Remembering the Blizzard of '93 - WRCBtv.com | Chattanooga News, Weather & Sports

Remembering the Blizzard of '93

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"He said it's gonna to be bad! He stayed up all night watching it snow," says Tyra Sherrill about her husband.

They remember the wee hours of Saturday morning, March 13th, 1993 as if it were yesterday. They couldn't believe a blizzard so big could reach the Tennessee Valley.

"We didn't expect that! I mean it's 70 degrees one day and there's 22" of snow the next day," recalls Sherrill on this anniversary of the storm. They heard thunder,too!

Their Ringgold subdivision was new at the time. They were one of only three families on the street--the only street in and out.

Whiteout conditions prevailed as fierce winds knocked out power for days. Luckily they had a camping stove and a fireplace. A neighbor across the corner shared some of his fire wood.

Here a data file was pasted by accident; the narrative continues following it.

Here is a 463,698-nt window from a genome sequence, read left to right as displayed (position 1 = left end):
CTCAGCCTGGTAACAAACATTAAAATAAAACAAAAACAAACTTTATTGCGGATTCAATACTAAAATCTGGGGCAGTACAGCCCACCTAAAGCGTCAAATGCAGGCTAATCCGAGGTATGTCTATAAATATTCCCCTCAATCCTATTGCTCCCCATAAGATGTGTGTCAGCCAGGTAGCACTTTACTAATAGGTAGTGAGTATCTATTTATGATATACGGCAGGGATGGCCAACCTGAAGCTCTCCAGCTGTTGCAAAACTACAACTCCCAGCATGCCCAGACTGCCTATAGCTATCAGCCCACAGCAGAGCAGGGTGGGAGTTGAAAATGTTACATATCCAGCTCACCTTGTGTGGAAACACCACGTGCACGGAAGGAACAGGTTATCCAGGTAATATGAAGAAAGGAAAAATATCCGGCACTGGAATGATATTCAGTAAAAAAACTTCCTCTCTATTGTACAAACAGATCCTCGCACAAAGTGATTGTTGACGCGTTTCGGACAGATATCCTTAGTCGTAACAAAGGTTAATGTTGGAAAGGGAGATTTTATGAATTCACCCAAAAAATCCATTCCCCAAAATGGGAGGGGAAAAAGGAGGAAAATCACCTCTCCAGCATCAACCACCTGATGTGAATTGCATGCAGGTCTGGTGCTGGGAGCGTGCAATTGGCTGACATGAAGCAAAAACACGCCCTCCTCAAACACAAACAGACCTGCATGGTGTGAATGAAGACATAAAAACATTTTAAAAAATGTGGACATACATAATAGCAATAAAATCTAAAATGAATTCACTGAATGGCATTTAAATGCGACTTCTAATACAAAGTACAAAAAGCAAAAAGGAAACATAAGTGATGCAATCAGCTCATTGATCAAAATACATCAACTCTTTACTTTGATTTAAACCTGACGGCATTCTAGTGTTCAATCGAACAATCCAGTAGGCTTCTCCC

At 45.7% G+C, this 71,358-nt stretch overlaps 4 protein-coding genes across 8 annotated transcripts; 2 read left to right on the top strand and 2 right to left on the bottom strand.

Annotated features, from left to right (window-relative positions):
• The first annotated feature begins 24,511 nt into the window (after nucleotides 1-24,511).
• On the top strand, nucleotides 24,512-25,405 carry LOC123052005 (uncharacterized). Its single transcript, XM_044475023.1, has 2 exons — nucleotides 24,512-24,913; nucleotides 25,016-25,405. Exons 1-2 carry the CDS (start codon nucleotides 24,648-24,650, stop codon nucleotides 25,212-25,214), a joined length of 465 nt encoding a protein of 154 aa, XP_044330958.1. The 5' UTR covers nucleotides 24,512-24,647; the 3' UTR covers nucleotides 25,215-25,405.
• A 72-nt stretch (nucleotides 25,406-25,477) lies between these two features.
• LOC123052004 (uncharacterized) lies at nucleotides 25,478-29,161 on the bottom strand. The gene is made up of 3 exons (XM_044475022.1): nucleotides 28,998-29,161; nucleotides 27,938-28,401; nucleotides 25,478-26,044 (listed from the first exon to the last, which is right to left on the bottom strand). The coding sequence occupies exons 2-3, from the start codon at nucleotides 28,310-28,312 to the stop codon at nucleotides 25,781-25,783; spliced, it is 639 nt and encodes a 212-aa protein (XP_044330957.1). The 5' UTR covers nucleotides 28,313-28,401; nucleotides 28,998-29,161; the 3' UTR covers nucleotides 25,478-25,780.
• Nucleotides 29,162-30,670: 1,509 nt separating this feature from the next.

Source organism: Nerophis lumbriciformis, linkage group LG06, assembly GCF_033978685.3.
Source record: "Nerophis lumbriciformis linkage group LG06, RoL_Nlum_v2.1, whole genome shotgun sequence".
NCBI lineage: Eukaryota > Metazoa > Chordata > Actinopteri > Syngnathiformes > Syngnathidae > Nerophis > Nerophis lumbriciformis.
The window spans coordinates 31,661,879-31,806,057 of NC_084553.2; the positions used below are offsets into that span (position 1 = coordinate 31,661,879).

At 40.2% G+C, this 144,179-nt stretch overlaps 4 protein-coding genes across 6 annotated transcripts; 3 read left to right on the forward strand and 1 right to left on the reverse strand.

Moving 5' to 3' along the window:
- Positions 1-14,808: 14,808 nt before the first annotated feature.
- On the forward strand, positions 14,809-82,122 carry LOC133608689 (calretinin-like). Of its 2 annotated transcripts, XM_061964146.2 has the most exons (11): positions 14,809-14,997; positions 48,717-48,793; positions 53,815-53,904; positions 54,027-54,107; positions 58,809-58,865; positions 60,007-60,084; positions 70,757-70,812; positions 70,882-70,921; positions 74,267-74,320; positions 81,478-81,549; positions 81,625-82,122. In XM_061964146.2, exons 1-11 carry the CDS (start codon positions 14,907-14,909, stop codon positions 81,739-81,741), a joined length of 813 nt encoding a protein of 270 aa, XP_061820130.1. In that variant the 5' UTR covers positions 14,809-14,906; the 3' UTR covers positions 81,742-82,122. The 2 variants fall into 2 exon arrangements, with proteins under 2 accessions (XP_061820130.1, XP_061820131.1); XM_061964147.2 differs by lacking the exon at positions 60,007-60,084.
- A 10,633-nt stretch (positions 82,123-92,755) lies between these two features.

"He got his son's wagon--his little toy wagon, one of those red ones--and he got wood in it and brought it to us," says Sherrill. "Then he and my husband loaded more wood and went down the street."

Bob Carty was stuck in Knoxville when the storm began, unable to get home to his family in Rossville for six days.

"It was getting rough," says Carty. "They ended up having to melt snow over an open fire to be able to flush the toilets."

Luckily, they had gone shopping just before the historic event.

"Thank god we had plenty of canned goods in the house," adds Carty.

Twenty-two years later to the day we had about a tenth of an inch of rain in the Chattanooga area. If temperatures had been as cold as the day of the blizzard, there would have been maybe be an inch and a half of snow on the ground, a fraction of what the massive storm produced.

"We had 22" in the front yard, and from the drifts we had 38" on the side of the garage," says Sherrill.

It was so cold, she was able to keep perishables outside so they wouldn't spoil.

"Even the ice cream stayed frozen," adds Sherrill.

Even though she survived the storm and got the t-shirt, literally--t-shirts were printed saying "I survived the Blizzard of '93" and a friend bought one for her--it's something she hopes never happens again.

"Never want to see again. No!" exclaims Sherrill.

She says, however, ever since "the big one", they're always better prepared when snow is in the forecast.
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